The Delhi Bench of the Income Tax Appellate Tribunal upheld a decision of the Commissioner of Income Tax (Appeals) to allow the taxpayer to use multiple-year data in determining the arm’s length price, given that the taxpayer’s case was directly covered under a proviso to Rule 10B(4) of the Income Tax Rules, 1962. DCIT v. Innodata Isogen India Pvt. Ltd. [ITA 1528/Del/2011]
The tribunal distinguished this taxpayer’s case from that of a typical cost-plus service provider.
Also, the tribunal found that considering the project-based revenue model of the taxpayer—pursuant to which the customer price was agreed upfront for a fixed number of years, and the margins fluctuated on a year-to-year basis—the use of multiple-year data allowed for an accurate and true reflection of the arm’s length nature of the transfer prices.
The taxpayer provided content-related services to its parent company. The taxpayer was also engaged in various international transactions with related entities, and all but one of these transaction (the provision of IT-related services) were accepted by the Transfer Pricing Officer as being at arm’s length.
To benchmark the taxpayer’s provision of IT-related services, the taxpayer had applied the Transactional Net Margin Method (TNMM) and used multiple-year data in its transfer pricing documentation.
The Transfer Pricing Officer rejected the use of multiple-year data and determined the arm’s length price using the current year data. The Transfer Pricing Officer based this finding on the fact that the taxpayer earned only 60% of the overall profit, whereas the related party retained the remaining 40%—which the Transfer Pricing Officer found was not commensurate with the functions performed (the related party was involved in marketing and coordination activities, while the taxpayer performed all other major functions in India).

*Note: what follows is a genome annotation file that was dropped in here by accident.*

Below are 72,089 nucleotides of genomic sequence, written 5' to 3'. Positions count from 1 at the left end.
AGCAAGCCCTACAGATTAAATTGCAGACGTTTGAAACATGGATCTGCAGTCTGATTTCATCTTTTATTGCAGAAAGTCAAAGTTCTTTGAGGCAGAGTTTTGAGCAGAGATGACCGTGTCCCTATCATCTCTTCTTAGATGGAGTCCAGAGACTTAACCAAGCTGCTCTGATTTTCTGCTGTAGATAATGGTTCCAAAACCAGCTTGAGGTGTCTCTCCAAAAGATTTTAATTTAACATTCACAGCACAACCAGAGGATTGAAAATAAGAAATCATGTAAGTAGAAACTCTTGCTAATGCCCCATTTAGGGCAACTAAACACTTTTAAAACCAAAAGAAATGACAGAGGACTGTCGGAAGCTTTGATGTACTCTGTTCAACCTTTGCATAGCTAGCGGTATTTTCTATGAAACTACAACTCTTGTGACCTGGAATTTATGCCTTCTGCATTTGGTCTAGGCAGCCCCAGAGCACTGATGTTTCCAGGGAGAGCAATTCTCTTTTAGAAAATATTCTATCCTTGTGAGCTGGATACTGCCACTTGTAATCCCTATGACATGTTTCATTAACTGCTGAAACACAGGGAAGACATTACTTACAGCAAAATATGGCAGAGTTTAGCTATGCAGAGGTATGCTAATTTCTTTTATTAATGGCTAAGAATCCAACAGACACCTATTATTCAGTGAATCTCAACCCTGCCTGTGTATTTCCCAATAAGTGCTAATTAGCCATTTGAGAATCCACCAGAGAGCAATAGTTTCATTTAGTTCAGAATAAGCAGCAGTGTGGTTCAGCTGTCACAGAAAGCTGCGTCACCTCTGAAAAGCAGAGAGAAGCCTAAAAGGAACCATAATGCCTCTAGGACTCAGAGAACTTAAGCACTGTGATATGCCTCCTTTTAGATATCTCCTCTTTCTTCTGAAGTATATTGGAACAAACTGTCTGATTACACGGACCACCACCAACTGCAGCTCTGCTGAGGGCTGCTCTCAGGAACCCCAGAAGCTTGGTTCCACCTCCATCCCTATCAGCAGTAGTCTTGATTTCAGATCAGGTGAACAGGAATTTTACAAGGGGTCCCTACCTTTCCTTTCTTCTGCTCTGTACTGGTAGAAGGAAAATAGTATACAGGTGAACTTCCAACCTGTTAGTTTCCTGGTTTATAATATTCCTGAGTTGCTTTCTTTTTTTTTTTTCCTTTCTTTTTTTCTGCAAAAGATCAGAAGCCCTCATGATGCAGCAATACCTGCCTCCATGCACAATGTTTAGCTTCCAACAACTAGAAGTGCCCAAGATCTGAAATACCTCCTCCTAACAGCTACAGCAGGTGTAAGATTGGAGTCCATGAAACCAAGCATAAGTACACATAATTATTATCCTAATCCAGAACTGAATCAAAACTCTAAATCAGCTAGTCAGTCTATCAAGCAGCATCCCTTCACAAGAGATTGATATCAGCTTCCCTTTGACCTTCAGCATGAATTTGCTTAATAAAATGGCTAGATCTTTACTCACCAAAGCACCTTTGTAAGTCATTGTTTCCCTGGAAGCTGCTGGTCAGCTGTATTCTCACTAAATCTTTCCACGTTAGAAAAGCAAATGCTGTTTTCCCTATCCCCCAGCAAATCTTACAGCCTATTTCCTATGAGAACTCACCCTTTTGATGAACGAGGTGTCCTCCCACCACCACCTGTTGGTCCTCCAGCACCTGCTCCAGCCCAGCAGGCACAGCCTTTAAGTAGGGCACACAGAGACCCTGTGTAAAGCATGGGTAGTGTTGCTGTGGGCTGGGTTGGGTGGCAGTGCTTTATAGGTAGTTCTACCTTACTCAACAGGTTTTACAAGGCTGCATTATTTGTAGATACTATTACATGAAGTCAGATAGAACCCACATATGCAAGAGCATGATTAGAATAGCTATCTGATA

The Commissioner of Income Tax (Appeals), however, rejected the transfer pricing adjustment; upheld the taxpayer’s use of multiple-year data; and clarified that the taxpayer was not a “back office” or a captive unit, but that it faced market and other related risks / uncertainties. It was also noted that both the taxpayer and the related party were exposed to volume fluctuations in the business. Thus, the conclusion was that the taxpayer was not a risk-free service provider that would typically be compensated on a cost-plus basis and earned a low and consistent return on a year-to-year basis.
The tribunal basically agreed with the taxpayer’s contentions and with the determination to apply multiple-year data.
Contact a tax professional with KPMG's Global Transfer Pricing Services.
The KPMG logo and name are trademarks of KPMG International. KPMG International is a Swiss cooperative that serves as a coordinating entity for a network of independent member firms. KPMG International provides no audit or other client services. Such services are provided solely by member firms in their respective geographic areas. KPMG International and its member firms are legally distinct and separate entities. They are not and nothing contained herein shall be construed to place these entities in the relationship of parents, subsidiaries, agents, partners, or joint venturers. No member firm has any authority (actual, apparent, implied or otherwise) to obligate or bind KPMG International or any member firm in any manner whatsoever. The information contained in herein is of a general nature and is not intended to address the circumstances of any particular individual or entity. Although we endeavor to provide accurate and timely information, there can be no guarantee that such information is accurate as of the date it is received or that it will continue to be accurate in the future. No one should act on such information without appropriate professional advice after a thorough examination of the particular situation. For more information, contact KPMG's Federal Tax Legislative and Regulatory Services Group at: + 1 202 533 4366, 1801 K Street NW, Washington, DC 20006.